An acknowledgment

Were I to strip all historical and political qualities to which Thanksgiving necessarily requires attention, I might say that today is a day that begs reflections of gratitude. The story I want to tell is one that has required no new reflection, because it has lingered in my thoughts daily since it happened. Though it is often on my mind, I have not told this story often, only because I know my words cannot do justice to the exemplary acts I wish to relate.

Earlier this year on an overnight flight, I flew across the Atlantic for the second time and arrived in continental Europe for the first. I was attending an important conference, and with a little financial help from various funding sources at my school. Because I am paid poverty wages to support a family, I was also adjuncting at another school. Because it was the end of the term, my student loans were nearly exhausted. Dipping into my own pockets to fund the majority of the trip came at a significant expense. I left the U.S. with the anxiety associated with this economic stress weighing heavily upon me and arrived with very little sleep and still under the influence of a sleeping pill that was intended to help me rest on the flight. My adjunct schedule required that I compress my trip, and so I arrived just as the conference began. So, I traveled directly by bus to the university where the conference was being held.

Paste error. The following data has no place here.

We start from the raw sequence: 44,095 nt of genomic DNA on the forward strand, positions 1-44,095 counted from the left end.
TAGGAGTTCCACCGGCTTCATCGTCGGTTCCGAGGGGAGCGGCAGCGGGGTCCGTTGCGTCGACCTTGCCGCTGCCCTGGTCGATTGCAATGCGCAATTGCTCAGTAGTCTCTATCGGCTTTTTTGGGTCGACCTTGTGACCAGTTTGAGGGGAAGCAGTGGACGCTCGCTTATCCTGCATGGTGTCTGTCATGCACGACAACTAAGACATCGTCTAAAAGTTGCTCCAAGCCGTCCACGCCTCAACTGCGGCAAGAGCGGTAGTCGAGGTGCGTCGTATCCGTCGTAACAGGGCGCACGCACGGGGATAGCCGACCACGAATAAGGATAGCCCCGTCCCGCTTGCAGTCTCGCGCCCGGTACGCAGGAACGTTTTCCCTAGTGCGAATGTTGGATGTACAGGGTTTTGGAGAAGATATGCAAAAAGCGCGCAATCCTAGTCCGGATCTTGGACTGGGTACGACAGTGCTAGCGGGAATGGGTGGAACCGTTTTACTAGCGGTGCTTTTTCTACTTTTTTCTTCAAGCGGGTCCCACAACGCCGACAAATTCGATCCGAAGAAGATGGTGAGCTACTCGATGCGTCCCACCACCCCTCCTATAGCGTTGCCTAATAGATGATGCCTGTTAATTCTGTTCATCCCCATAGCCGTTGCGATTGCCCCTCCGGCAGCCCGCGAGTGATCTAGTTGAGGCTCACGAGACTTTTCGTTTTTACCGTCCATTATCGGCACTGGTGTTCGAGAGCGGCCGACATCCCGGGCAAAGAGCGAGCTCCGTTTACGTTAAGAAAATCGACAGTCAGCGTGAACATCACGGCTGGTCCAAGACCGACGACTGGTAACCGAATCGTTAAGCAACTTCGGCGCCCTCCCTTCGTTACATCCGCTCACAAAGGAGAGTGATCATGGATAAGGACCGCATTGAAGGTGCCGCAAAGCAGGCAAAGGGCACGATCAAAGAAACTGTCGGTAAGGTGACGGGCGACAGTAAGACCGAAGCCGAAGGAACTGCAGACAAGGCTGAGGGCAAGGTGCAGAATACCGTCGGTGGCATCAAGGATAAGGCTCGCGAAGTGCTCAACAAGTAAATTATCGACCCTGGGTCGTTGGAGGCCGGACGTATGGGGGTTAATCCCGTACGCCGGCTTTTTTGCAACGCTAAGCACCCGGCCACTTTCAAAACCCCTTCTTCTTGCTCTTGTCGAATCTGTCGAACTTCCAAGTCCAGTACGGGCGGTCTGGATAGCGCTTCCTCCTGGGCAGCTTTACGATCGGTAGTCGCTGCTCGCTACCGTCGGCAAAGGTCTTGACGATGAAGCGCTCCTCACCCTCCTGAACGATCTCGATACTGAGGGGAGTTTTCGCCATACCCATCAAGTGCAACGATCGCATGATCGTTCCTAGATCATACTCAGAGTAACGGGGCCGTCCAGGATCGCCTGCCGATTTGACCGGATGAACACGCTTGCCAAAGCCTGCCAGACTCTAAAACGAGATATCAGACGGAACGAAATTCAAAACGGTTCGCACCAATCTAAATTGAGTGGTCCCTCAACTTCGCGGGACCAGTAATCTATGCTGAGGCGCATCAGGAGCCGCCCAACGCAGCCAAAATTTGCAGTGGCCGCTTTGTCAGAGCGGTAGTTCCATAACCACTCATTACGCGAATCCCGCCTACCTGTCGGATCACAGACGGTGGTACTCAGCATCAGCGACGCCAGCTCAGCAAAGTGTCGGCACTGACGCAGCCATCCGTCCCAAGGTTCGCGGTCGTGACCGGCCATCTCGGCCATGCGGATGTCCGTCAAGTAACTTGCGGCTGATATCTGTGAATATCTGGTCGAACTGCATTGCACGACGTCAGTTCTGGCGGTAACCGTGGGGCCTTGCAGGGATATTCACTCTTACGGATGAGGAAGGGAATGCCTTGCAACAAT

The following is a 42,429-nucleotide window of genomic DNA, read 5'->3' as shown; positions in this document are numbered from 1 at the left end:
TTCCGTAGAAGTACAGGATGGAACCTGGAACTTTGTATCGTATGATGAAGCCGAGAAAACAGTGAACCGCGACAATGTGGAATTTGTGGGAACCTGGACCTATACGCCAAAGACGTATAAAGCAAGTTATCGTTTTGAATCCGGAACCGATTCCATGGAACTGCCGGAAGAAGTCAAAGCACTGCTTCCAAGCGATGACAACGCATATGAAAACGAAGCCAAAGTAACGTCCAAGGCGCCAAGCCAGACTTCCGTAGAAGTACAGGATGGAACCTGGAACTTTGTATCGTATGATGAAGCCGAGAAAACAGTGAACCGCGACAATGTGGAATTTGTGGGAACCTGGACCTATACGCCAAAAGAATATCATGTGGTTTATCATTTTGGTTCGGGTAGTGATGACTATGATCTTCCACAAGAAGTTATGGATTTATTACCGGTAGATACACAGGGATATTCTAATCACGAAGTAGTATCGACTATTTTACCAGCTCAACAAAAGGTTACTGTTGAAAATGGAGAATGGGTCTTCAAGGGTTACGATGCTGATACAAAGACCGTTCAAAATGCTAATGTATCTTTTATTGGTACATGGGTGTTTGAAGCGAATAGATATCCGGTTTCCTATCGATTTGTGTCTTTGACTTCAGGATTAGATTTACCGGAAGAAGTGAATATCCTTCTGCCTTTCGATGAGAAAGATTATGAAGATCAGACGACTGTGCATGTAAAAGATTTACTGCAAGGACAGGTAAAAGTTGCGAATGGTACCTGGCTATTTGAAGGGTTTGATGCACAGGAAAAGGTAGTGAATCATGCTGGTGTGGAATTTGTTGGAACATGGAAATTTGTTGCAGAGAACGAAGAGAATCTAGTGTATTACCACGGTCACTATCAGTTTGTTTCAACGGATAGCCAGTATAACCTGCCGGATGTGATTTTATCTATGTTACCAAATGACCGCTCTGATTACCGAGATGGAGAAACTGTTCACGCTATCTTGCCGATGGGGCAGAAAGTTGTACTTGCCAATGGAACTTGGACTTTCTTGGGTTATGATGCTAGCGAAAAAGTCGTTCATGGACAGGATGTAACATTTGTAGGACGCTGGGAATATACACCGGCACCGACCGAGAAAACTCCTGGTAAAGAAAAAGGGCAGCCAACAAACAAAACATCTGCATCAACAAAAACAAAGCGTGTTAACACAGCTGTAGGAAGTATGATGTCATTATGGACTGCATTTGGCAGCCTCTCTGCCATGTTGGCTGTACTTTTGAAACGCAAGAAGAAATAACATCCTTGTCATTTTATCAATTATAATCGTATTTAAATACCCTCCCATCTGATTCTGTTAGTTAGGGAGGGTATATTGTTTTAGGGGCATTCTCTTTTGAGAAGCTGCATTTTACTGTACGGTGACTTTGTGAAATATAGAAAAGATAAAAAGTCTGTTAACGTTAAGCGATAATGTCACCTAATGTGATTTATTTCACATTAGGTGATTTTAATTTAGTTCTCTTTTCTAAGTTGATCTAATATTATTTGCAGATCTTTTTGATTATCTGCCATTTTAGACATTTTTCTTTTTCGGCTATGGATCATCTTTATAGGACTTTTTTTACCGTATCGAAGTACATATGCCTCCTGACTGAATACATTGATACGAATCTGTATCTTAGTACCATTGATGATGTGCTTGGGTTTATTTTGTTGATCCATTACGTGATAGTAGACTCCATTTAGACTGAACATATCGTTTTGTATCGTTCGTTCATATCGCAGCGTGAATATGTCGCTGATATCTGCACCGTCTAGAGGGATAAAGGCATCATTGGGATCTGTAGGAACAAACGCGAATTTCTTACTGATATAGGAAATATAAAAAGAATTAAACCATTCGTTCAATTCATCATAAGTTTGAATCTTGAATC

I arrived, seemingly visibly exhausted and beleaguered, because the volunteers working the conference registration table insisted multiple times that I leave my bags and jacket behind the desk. It took some insistence because when I travel the security of possessions I can’t afford to replace always trumps my comfort. Long travels by bus and train and staying in hostel rooms with multiple beds have made me accustomed to keeping belongings close at hand. But I was tired and did not want to miss a presentation by a friend on surveillance themes in contemporary science fiction literature. I put my bags behind the registration table and headed to the session.

Uncomfortable with leaving my belongings out of my charge, I headed to the registration desk after the session ended. When I got there, I saw that my jacket was on the floor and the backpack was missing. Despite the assurance from many, I instantly knew what happened. My backpack — containing my MacBook Pro, iPad, and many irreplaceable items (e.g., field notebook for my dissertation research) — was stolen. My thoughts immediately went to what this meant. While I have insurance, my deductible is high enough that I can’t really afford to use it in this situation. My computer backup is in TimeMachine, so it requires a Mac (a computer I cannot afford to buy) to restore. This is a computer I use for all my recording, which means my unfinished projects are gone forever and I won’t be able to record again for some time, perhaps years. Data for an entire chapter of my dissertation is gone. I might have to finish a Ph.D. without a personal computer. Fortunately, my passport and debit card were in my pockets.